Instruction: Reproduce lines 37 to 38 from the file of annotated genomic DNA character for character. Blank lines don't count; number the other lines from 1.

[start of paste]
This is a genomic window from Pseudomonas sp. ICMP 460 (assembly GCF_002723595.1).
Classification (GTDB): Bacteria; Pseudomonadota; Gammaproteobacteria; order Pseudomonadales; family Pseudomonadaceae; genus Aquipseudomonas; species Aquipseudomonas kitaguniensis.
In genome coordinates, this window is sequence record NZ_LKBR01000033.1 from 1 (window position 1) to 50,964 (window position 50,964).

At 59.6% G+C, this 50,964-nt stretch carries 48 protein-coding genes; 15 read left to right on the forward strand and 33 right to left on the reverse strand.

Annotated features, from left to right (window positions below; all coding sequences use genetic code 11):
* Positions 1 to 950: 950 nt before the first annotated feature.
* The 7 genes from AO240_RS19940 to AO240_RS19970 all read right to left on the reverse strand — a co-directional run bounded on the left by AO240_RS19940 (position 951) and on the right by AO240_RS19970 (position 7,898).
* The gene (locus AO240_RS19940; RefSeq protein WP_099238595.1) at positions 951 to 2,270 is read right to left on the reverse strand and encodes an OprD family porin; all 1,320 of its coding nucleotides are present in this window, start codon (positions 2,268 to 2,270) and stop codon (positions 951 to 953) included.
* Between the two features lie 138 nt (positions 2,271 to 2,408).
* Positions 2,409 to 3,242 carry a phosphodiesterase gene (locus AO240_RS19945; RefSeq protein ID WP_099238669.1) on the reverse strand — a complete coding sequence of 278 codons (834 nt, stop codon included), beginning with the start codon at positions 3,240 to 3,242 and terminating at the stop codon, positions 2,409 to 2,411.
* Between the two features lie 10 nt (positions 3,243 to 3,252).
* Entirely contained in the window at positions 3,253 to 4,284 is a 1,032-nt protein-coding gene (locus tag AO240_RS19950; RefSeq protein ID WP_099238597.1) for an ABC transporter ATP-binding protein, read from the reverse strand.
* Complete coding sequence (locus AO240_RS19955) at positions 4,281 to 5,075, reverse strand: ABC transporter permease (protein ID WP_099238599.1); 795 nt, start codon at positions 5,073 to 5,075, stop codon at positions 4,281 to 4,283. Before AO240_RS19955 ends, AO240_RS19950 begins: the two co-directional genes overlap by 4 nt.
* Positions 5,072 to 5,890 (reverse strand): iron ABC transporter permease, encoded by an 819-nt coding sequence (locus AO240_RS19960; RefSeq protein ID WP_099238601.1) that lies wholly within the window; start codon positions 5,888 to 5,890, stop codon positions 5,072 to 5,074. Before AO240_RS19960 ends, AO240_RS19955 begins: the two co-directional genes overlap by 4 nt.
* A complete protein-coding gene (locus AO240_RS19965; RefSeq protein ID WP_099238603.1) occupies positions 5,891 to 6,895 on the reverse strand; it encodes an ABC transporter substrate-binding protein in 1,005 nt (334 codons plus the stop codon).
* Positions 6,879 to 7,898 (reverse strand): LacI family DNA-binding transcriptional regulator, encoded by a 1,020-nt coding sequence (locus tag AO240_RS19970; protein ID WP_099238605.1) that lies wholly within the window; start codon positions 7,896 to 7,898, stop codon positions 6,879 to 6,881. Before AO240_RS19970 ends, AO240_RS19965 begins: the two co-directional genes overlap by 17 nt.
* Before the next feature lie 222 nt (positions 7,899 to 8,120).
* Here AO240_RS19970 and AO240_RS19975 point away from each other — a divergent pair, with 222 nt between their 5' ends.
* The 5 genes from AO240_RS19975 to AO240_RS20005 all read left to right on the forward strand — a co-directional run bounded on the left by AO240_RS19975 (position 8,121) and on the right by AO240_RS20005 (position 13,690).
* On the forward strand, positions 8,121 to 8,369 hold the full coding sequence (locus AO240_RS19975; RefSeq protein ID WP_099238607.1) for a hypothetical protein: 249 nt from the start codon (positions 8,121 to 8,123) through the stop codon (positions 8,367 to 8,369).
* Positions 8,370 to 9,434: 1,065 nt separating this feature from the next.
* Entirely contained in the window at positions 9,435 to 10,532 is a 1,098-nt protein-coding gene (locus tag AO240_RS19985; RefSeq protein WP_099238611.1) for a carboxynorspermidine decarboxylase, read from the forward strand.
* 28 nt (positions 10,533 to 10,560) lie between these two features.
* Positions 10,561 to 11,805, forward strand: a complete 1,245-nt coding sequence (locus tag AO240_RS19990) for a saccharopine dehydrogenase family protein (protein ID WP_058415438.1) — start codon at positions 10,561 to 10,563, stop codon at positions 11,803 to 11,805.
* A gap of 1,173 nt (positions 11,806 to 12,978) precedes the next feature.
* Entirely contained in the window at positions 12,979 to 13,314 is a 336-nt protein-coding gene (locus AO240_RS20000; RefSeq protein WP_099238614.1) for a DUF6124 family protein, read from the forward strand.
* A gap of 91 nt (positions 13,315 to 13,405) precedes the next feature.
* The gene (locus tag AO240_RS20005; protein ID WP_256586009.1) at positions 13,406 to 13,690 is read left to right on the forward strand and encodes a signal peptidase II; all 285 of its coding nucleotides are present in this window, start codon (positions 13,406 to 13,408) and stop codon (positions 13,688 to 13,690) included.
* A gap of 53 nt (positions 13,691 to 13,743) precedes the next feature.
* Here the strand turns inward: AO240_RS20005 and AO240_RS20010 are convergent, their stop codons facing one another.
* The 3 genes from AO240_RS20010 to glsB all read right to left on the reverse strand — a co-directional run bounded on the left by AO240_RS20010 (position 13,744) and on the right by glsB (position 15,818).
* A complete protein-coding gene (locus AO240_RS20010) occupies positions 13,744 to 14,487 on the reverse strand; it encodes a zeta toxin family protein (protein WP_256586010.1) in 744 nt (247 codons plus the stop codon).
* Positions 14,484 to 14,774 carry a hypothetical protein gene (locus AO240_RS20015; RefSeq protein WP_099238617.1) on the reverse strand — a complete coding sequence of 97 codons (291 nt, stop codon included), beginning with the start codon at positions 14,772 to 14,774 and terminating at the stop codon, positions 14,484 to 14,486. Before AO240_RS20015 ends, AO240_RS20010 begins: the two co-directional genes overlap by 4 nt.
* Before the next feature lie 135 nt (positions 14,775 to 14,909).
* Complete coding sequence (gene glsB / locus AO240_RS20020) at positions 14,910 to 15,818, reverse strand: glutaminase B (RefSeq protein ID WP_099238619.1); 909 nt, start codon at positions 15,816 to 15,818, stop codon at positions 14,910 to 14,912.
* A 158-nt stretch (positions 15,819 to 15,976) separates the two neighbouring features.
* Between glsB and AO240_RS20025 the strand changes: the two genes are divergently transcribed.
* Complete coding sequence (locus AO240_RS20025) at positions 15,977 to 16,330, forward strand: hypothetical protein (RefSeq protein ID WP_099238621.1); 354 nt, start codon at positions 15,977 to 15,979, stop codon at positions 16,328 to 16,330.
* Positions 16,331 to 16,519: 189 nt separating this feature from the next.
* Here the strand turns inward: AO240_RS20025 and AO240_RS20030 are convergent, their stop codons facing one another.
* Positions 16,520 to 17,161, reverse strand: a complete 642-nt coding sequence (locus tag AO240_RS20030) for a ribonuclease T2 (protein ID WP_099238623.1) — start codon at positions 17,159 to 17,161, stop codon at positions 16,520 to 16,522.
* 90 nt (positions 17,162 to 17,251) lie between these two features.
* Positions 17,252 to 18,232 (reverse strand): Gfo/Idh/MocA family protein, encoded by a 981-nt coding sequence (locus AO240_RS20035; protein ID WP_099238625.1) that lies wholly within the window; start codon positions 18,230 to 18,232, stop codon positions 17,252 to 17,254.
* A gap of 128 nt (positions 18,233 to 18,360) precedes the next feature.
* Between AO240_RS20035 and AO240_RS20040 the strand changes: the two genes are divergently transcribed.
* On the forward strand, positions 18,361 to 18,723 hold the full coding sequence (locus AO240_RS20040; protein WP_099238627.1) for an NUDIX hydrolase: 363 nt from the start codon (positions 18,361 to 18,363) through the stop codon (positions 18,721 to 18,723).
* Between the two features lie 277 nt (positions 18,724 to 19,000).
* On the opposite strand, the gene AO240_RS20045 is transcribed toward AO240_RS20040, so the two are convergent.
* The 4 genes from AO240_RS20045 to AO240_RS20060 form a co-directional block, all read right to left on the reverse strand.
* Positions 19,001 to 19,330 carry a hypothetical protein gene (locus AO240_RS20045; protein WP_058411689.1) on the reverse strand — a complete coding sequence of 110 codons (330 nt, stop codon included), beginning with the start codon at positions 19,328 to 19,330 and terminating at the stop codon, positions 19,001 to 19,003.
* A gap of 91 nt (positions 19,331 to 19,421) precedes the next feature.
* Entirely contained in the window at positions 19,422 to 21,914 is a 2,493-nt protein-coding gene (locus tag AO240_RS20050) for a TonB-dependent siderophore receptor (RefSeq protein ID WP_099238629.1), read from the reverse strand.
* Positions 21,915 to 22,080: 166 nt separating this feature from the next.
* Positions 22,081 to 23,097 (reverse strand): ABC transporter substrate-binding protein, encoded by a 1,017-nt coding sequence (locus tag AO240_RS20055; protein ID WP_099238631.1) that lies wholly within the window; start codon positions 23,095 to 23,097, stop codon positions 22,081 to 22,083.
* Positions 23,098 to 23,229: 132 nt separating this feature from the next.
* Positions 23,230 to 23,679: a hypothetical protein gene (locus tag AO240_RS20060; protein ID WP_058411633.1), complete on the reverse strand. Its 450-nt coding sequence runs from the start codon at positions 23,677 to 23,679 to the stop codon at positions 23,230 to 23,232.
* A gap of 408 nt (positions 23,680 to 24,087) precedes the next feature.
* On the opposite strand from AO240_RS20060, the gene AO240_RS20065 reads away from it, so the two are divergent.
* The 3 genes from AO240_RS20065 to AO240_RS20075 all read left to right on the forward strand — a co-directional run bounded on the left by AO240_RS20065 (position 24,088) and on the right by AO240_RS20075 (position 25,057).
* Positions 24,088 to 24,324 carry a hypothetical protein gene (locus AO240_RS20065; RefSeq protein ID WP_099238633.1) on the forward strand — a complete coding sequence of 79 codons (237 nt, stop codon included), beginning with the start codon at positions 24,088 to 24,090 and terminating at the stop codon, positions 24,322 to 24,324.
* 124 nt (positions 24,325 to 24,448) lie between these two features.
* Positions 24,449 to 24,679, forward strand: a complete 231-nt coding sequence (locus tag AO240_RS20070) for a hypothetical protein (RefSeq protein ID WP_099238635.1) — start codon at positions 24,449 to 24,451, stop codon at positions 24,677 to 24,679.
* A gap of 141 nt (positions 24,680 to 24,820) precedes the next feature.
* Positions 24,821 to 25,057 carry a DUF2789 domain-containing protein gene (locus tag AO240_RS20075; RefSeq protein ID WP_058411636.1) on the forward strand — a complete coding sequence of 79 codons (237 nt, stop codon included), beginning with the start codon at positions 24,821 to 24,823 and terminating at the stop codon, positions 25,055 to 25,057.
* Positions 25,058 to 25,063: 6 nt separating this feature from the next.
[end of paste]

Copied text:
* Between glsB and AO240_RS20025 the strand changes: the two genes are divergently transcribed.
* Complete coding sequence (locus AO240_RS20025) at positions 15,977 to 16,330, forward strand: hypothetical protein (RefSeq protein ID WP_099238621.1); 354 nt, start codon at positions 15,977 to 15,979, stop codon at positions 16,328 to 16,330.